The Great Milk Debate

Pasteurized, Ultra Pasteurized, Homogenized, Organic, rbST, rbGH. What does it all mean?! What’s the difference? Why is some refrigerated? Why is that Organic brand, Horizon sitting on the shelf unrefrigerated? All your questions answered right here, right now.

  1. Pasteurized. There are two types of pasteurized milk we’ll discuss here. First of all, it’s important to know that this is done in order to slow microbial growth or bacteria. This normally contains additives and preservatives in order to extend shelf life.

    Ultra Pasteurized or UHT (ultra high temp) extends the shelf life, but also kills all of the nutrients in the milk while also killing all of the bad bacteria. This process can also make milk harder to digest. It doesn’t require refrigeration, which is why brands such as Horizon are sometimes found on the shelf. Don’t get me wrong, you can still find these in the refrigerated section as well. Aldi, Target, Wal Mart and other store brand names may carry their Organic version of milk, but most likely it’s pasteurized using UHT. This is where you have a decision to make as a consumer and weigh the pros and cons. Yes it’s Organic, but it’s also referred to as “dead milk” because it does absolutely nothing for your body. This method is normally used when being shipped great distances. The milk you buy in Ohio may be coming all the way from Texas.

    Low-heat Pasteurization is your best bet. This is usually employed only by smaller farms that sell their milk locally. This process heats milk to no more than 145 degrees where it’s then held for 30 minutes and quickly cooled for bottling. More enzymes and proteins remain intact with this technique.

  2. Homogenized. This gives milk a balanced consistency forgoing the need to shake the milk, but also changes the molecular structure of milk which in turn prevents the delivery of important nutrients to the body. If Non-Homogenized, you’ll need to shake the milk as there is a cream layer that sits on the top of milk in it’s natural state. This is said to give milk a full, bodied and clean flavor. Cartons or bottles will state to “shake well” if milk is non-homogenized. Lactose intolerance or milk allergies have been known to decrease when individuals choose to drink non-homogenized milk due to the fact that the milk molecules are broken down in their natural state and are more easily digested.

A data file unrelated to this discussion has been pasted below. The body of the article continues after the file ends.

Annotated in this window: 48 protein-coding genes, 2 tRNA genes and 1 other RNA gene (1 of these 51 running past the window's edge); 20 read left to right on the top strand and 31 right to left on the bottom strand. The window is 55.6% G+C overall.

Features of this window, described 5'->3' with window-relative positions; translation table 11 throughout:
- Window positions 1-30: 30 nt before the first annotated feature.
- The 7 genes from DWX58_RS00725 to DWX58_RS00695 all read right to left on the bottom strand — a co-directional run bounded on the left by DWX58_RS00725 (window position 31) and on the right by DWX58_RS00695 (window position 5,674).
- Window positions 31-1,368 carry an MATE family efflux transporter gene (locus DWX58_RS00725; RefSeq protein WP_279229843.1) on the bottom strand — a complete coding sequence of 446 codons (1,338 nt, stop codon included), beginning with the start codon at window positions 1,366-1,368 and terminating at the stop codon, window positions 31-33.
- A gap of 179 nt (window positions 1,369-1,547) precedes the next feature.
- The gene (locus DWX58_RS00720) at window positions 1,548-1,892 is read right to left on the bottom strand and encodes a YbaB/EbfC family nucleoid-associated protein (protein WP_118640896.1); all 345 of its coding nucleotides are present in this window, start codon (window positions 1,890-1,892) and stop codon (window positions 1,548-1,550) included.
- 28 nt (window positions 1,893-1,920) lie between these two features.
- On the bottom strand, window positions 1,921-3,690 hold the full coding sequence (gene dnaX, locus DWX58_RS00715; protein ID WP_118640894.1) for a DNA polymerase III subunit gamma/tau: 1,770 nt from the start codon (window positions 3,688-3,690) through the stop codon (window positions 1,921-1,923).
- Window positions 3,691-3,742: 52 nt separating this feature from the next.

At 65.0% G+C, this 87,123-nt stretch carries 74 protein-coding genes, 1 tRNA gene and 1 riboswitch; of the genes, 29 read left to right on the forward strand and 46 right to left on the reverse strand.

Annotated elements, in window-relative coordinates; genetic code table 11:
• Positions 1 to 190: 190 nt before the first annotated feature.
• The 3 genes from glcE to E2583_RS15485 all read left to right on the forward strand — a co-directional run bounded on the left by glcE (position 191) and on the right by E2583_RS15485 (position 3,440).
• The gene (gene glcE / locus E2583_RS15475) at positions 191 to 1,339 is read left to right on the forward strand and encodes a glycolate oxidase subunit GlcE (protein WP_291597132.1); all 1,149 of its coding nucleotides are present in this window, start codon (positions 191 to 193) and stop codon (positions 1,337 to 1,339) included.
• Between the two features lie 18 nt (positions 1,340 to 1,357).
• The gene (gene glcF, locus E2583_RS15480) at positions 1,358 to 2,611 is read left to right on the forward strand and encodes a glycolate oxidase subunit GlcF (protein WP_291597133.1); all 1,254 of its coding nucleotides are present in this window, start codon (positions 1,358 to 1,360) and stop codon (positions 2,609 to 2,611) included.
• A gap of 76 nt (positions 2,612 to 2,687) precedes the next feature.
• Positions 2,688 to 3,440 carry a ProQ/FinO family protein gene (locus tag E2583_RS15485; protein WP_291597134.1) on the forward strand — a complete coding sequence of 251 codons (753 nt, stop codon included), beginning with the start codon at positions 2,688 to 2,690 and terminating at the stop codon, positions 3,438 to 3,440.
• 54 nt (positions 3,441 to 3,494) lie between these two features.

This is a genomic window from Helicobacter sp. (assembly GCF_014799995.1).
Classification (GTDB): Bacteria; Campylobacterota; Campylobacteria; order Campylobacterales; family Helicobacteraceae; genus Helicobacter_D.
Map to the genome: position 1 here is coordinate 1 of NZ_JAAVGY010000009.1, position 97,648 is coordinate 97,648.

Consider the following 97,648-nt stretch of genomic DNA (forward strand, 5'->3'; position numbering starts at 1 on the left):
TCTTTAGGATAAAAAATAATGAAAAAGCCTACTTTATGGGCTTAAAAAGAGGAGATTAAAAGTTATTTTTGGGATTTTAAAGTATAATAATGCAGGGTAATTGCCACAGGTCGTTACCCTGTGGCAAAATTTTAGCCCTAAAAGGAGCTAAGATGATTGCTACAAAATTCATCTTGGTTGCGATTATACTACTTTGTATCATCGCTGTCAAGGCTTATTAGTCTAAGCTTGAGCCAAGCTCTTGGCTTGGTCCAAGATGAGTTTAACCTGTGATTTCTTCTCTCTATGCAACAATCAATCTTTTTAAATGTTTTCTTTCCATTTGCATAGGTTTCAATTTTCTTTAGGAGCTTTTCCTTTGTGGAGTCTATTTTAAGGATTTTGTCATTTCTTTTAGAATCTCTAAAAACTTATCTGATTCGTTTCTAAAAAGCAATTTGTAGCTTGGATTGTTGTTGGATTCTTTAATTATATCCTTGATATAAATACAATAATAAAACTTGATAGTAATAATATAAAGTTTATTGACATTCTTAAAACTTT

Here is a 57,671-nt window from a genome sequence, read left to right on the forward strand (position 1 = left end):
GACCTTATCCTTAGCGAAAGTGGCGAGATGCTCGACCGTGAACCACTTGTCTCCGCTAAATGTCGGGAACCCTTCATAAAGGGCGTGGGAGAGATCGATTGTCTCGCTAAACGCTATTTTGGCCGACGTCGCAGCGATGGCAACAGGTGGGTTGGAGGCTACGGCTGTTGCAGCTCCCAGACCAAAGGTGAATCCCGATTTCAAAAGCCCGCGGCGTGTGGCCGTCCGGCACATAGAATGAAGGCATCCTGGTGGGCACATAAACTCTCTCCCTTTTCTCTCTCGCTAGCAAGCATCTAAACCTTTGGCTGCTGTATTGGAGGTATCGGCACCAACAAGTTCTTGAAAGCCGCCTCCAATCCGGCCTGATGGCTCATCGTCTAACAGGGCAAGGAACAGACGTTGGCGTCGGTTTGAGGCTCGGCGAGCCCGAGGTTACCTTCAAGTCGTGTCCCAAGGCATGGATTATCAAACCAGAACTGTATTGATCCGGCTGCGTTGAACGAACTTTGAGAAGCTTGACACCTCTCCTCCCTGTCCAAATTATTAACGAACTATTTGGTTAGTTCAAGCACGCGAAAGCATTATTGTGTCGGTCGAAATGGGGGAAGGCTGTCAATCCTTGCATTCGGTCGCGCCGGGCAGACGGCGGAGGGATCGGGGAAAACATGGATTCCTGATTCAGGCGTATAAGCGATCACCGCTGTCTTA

3. Hormones. and antibiotics. rbST (recombinant bovine somatotropin) and rbGH (recombinant bovine growth hormone.) This one can get confusing. The FDA approved an animal drug called bSTand bGH to increase milk production in dairy cows. rbST/rbGH is basically the GMO form of bST/bGH and makes it possible to produce mass amounts of bST/bGH. This is where antibiotics come into play. Many cows who are given rbGH often suffer from more udder infections or mastitis and are given antibiotics as treatment. If you’re a mother who has ever been in the business of owning a “breastaurant” surely you can feel for these poor cows!! Once the antibiotics are out of their system, they are returned to the herd. All milk is, however, supposed to be tested for antibiotics and is not to be put on the market if tested positive.

  4. Organic. Livestock must be allowed to graze on pasture, be fed organic certified feed, cannot feed on animal byproducts, and cannot be treated with any drugs unless absolutely necessary. If there is a need for antibiotics, the cow is not allowed to return to the herd for 12 months. To be considered Organic, cows also cannot be treated with bGH let alone rbGH.

    Now, what do we do with all of this information?!The choice is yours. I personally stay away from anything that’s been pasteurized using UHT even if it’s Organic. I do buy Organic Pasteurized or I’ll look at my local farm options and visit their website to verify their practices. I don’t drink milk, but my kids do and I’ll spend the extra few dollars to make sure they’re getting the best, safest product out there for their growing bodies. So? What will you choose going forward?